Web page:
New-sized mammals are more often at risk of extinction
Size matters. Researchers from the University of Gothenburg, among others, have mapped which factors threaten the survival of animal species on isolated islands. Mammals that evolved a different body size compared to their relatives are at greater risk of extinction. Humans are once again the biggest culprit in the drama.
Islands are biodiversity hotspots – they cover less than 7 percent of the Earth's land surface, but account for up to 20 percent of all terrestial species on the planet. However, islands are also hotspots for species extinction as half of today's threatened species are native to islands.
A new study has mapped several different factors that affect the risk and speed of extinction. The researchers have studied mammals living on 182 islands and present and paleo-islands (formerly isolated landmasses that are now part of the mainland areas).
“We have used data on 1,200 living and 350 extinct species of island mammals to see what influences the risk of extinction,” says computational biologist Daniele Silvestro at the University of Gothenburg and the University of Fribourg in Switzerland.
Gigantism and dwarfism
One risk factor is the size of the mammals. To adapt to the unique environment of an isolated island, several organisms undergo extreme modifications of their body size. This phenomenon is known as gigantism or dwarfism – in general, relatives of large continental species tend to be smaller on islands and small species tend to be larger. But being a scaled-down or scaled-up version of the original species increases the risk of extinction, the researchers' studies show.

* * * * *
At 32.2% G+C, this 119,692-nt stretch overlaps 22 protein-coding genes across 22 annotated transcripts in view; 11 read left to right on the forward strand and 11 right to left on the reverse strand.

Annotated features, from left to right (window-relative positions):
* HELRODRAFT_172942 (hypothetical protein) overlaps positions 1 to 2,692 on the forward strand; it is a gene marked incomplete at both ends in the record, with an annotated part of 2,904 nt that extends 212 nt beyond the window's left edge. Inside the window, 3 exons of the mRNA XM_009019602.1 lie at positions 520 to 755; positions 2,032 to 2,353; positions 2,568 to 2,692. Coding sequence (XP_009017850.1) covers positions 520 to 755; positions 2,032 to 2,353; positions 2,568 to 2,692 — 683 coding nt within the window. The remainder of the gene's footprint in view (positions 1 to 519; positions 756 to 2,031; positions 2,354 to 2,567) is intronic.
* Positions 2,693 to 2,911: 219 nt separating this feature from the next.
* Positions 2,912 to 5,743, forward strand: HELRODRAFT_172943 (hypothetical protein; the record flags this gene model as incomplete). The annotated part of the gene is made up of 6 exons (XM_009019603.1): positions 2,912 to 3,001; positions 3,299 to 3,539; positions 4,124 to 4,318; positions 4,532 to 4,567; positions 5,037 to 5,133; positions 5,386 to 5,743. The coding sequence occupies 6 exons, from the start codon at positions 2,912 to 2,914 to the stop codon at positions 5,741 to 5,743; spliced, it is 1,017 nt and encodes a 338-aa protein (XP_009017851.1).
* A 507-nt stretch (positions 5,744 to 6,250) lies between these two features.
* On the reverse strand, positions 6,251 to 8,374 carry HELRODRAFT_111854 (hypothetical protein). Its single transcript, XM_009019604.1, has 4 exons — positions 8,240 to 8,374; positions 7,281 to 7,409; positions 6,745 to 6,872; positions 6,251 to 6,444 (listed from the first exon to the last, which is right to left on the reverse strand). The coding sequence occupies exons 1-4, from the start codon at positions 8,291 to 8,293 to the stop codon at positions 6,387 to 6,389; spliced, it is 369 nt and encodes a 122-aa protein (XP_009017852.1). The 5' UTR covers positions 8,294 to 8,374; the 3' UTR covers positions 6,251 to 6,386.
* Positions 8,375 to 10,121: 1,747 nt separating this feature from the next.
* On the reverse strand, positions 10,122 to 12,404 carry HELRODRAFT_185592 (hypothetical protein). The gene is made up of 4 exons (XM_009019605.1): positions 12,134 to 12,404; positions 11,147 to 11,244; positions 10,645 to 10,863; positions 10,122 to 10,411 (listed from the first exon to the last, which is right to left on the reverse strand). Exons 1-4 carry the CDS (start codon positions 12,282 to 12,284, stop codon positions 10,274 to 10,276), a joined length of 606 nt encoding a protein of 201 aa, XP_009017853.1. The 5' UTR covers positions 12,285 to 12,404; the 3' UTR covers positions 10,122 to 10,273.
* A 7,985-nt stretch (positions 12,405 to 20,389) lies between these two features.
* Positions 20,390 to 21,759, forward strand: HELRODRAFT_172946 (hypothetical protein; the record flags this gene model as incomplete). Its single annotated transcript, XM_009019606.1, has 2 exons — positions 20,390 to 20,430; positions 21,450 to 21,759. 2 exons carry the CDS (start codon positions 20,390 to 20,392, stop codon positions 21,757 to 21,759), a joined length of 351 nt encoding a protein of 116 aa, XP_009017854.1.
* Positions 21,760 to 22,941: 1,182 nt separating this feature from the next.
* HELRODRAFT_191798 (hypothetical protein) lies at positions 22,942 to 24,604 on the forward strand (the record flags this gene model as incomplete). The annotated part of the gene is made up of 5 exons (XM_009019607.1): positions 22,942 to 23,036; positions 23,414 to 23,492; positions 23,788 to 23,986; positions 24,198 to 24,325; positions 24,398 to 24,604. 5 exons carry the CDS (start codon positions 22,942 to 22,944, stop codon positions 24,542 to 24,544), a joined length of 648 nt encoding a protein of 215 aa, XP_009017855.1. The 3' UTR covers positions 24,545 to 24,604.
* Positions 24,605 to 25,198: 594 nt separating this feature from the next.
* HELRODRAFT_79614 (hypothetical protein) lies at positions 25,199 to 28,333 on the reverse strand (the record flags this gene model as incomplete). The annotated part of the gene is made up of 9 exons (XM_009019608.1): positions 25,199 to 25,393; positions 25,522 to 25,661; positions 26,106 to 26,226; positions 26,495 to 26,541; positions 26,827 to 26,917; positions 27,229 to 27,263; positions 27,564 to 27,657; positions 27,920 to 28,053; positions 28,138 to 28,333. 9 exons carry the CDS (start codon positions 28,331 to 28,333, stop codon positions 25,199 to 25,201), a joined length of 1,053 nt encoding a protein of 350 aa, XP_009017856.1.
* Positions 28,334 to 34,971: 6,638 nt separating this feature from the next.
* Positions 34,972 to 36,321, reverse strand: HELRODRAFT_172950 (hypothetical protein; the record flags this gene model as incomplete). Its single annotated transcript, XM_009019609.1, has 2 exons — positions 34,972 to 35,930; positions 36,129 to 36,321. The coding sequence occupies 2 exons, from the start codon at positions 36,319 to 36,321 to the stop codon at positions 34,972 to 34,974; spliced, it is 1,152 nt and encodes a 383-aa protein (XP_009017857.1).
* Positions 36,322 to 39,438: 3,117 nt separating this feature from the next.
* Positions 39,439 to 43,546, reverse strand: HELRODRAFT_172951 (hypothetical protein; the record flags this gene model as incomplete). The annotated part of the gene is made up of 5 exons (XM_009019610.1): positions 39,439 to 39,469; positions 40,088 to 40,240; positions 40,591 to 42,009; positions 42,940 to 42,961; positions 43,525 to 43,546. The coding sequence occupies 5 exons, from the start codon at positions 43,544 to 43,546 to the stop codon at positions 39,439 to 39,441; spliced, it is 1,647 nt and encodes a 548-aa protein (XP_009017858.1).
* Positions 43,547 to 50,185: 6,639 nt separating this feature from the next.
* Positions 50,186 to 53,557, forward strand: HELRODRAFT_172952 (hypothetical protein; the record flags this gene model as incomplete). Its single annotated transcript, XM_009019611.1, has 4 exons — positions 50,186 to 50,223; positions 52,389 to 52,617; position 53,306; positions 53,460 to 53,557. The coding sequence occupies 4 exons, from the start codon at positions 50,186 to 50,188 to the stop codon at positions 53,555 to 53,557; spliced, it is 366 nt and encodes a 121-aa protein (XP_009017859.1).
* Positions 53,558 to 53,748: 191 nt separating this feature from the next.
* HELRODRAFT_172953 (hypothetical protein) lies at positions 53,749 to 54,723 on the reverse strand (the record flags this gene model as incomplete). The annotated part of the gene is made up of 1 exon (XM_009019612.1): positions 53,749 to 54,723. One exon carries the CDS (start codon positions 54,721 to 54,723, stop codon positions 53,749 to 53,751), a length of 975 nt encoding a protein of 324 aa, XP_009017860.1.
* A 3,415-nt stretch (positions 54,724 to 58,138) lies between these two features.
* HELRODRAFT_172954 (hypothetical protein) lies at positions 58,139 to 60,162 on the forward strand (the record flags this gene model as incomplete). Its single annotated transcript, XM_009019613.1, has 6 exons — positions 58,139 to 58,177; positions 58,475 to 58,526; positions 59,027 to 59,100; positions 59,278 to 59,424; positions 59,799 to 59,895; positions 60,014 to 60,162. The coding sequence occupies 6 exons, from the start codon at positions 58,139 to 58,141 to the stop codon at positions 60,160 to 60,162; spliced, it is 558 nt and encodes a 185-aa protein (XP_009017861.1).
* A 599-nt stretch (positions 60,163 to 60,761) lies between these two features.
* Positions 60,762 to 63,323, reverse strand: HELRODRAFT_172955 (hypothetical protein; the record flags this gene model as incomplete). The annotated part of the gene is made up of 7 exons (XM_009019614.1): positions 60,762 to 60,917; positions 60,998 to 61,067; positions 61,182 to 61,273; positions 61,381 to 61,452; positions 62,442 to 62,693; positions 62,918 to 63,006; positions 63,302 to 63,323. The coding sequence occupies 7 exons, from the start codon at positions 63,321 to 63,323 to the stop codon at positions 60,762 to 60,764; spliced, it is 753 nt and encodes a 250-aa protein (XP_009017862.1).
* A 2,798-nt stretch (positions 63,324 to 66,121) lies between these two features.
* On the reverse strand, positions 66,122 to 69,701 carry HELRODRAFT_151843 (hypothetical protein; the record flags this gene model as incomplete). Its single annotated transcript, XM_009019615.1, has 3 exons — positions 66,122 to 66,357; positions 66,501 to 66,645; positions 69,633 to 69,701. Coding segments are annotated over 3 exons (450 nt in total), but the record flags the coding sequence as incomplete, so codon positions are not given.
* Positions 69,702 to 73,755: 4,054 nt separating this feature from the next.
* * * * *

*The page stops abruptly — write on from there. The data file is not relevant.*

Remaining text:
“Animals that grow larger on an island become more attractive to hunt than their mainland relatives. The reward for each killed animal will be greater. Large animals that shrink in size become less deterrent to hunting for other predators and therefore risk extinction to a greater extent,” explains Daniele Silvestro.
Daniele Silvestro has developed a program that quantified data for a large number of living, and fossil, mammal species on isolated islands. The result showed that island giant species have a slightly higher risk of extinction than island dwarfs. However, this difference was only significant when extinct species were included. Human expansion around the world has similarly affected the extinction of dwarf and giant island mammals. The analysis likely shows the impact of more intense and multifaceted human pressures, such as overexploitation and faster habitat losses, but also the introduction of new diseases and invasive predators.
Humans accelerate extinction
The biggest cause of the extinction of mammals on islands is the modern human. The analysis revealed that there was a clear connection between island extinctions on a global level and the arrival of modern humans, Homo Sapiens.
“We could see that extinction accelerated when humans populated and began to affect the ecosystem on an island. The speed of extinction increased more than 10 times after humans took over,” says Daniele Silvestro.
“Now that we know how threatened these mammals are, we should give special priority to protecting the most extreme island giants and dwarfs. Many of them are already threatened with extinction,” says Daniele Silvestro.
Scientific article in Science: Dwarfism and gigantism drive human-mediated extinctions on islands
Contact: Daniele Silvestro, researcher at the Department of Biology and Environmental Science at the University of Gothenburg, telephone +46(0)76-490 99 31, e-mail: firstname.lastname@example.org